I have just discovered a new author – Christopher Castellani. Castellani has written a trilogy about an Italian Immigrant family, the Grassos, which begins and ends in St. Cecelia, a small village in Italy where the novel’s main characters, Maddalena and Antonio, meet and marry.
Because it arrives first from the library, I begin reading the trilogy in the middle with The Saint of Lost Things. In this novel, set in the fifties in Wilmington, Delaware, the Grassos are just starting out, searching for their American Dream. Antonio works on an assembly line at the Ford Motor Company while Maddalena rides the bus to a factory in Philadelphia where she bends over a sewing machine all day making blouses and robes. Any extra money they make gets sewn into a special pocket Maddalena has fashioned into the cornice of the drapes. The Grassos live with Antonio’s family in the Italian neighborhood in Wilmington, a tight-knit community, ten square blocks with the Catholic church, St. Anthony’s, at the center. The church, the houses of other families and Italian restaurants are all places where they gather on Sundays and for every important family event. The huge family gatherings are marvelous. On Christmas Eve, the women begin preparing food a week in advance, they make twelve pounds of pasta and seven different kinds of fish, delicate sauces and sweets galore. These gatherings are filled with the kind of big emotions that come with big families – passion, jealousy and love, so much love.
Castellani peoples his novel with lost souls, characters who long for past loves, past lives, new relationships and who dream of things apparently out of reach. Maddalena misses her family back in Italy desperately, she thinks about the man she might have married, and envies the women around her who are all having babies while she has been unable to conceive. Antonio has “too many dreams,” he says, “I want us to have it all.” For Antonio “all” means owning a restaurant and a shiny Cadillac, a house in the suburb of New Castle and three kids at play in their yard. Their friend Giulio Fabbri has lost his parents and, even in his forties, finds it almost impossible to live without them. As Giulio and Maddalena’s become friends, Giulio begins to open up, to sing and play music again. Finally he can find comfort in the memory of his parents and hope that he may find a new kind of life with a new kind of family. “Love is life! Life is love!” Maddalena tells him.
Love and especially family love is at the center of this novel. At the end, the extended Grasso family gathers for a picnic on the beach. Maddalena happily watches their daughter, Prima, playing with Antonio on the beach. They still have dreams. But they have realized the most important ones. They have love and family. I’m highly recommending this novel, all of Castellani’s novels actually.
And I don’t feel like I’ve explained how beautifully Castellani writes. Here’s a sample:
Maybe it’s the second manhattan, or the perfection of the fish, or the sense that nothing matters that comes after you spend lots of money you don’t have, but whatever it is, Frankie hears himself say to Kelly Anne McDonald, “You will,” and after he does, it’s as if he’s just plugged her into an electrical socket. Her eyes widen. She sits up two inches taller. It’s possible that her teeth get whiter. She calls the waiter over and orders a manhattan for herself. In her mind, the occasion calls for a libation.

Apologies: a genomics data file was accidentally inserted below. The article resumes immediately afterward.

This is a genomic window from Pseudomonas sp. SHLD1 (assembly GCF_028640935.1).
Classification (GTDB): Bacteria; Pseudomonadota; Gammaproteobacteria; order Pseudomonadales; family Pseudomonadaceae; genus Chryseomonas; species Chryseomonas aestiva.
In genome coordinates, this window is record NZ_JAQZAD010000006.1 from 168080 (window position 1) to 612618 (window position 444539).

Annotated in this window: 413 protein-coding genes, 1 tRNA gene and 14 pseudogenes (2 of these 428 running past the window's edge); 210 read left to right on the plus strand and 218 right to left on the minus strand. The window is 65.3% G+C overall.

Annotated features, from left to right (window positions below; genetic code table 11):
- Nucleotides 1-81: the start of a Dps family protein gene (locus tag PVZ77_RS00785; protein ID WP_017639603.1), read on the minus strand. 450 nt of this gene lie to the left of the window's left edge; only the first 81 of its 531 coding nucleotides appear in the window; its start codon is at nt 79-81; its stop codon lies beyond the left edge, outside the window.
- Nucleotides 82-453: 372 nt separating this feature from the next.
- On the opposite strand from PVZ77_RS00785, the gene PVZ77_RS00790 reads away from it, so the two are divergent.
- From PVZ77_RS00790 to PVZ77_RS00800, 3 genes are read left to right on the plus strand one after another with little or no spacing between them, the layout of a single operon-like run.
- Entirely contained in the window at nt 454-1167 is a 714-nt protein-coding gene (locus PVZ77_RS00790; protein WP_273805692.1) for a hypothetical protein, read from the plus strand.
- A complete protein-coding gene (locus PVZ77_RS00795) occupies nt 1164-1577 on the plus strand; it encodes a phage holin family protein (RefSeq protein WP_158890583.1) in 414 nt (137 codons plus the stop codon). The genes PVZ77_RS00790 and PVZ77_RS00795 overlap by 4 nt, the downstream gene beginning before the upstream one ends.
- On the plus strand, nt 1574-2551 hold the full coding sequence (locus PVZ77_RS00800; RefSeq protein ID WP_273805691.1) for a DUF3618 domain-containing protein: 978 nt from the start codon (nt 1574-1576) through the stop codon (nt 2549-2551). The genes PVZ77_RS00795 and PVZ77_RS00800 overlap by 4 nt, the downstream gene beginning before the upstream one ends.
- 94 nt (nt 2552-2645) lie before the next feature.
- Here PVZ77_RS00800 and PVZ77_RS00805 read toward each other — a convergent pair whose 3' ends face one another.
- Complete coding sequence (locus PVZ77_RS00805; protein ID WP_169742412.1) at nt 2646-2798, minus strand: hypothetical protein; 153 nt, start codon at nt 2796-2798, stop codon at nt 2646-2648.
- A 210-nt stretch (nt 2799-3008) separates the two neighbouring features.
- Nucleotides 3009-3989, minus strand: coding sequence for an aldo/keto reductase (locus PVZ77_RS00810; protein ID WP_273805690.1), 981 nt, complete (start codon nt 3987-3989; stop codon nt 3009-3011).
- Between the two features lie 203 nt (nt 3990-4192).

This quote is from Castellani’s most recent novel, All This Talk of Love, the final in the trilogy. Because after I read The Saint of Lost Things, I needed to read more Castellani. I missed the Grassos, so I picked up his latest novel and read that. I loved that one too, maybe even more than I liked the first one. In this novel, Antonio and Maddalena are older, their children, Prima and Francis, are adults with children of their own. Their son Francis (Frankie of the above quote) is a graduate student, another lost soul searching for an academic life that makes sense, their daughter Prima, their first-born and a baby at the end of The Saint of Lost Things is the mother of three teenage sons, the last of which is about to go off to college. For Prima, the empty nest is a frightening place. She has always been close to her sons, a little too close probably. Coupled with that, she sees her parents beginning to fail physically and mentally and realizes that they won’t be around forever. It’s her idea to take the entire family back to St. Cecelia, their ancestral village, for the trip of a lifetime. But things happen throughout the novel which postpone the trip. At first, Maddalena refuses to go, and Frankie sides with his mother. Then there is an accident. When the trip finally happens, it’s different from everyone’s original expectation, and meaningful for each of them individually for different reasons.
This novel is funny and poignant and, again, filled with family love. I laughed out loud (at the section quoted above where Frankie has just told his girlfriend something she is so excited about she is fit to burst) and, at the end of the novel I couldn’t keep the tears from spilling down my cheeks. This novel, too, is full of life and well worth the read.
So here’s my suggestion for a different kind of summer reading. Read something new, an author you haven’t read before and then read everything that author has written I’ll probably think of this summer as The Summer of Castellani. Now I just have to order up that first novel in the trilogy, A Kiss from Maddalena, and then I just might have to read them all through in order, again. If you’re already familiar with Christopher Castellani, find someone else. Take a walk to your neighborhood independent bookstore and check out the new fiction, ask for a recommendation. It’s something I always love to do and why not do it in the summer? So much to read, so much extra daylight — a perfect combination!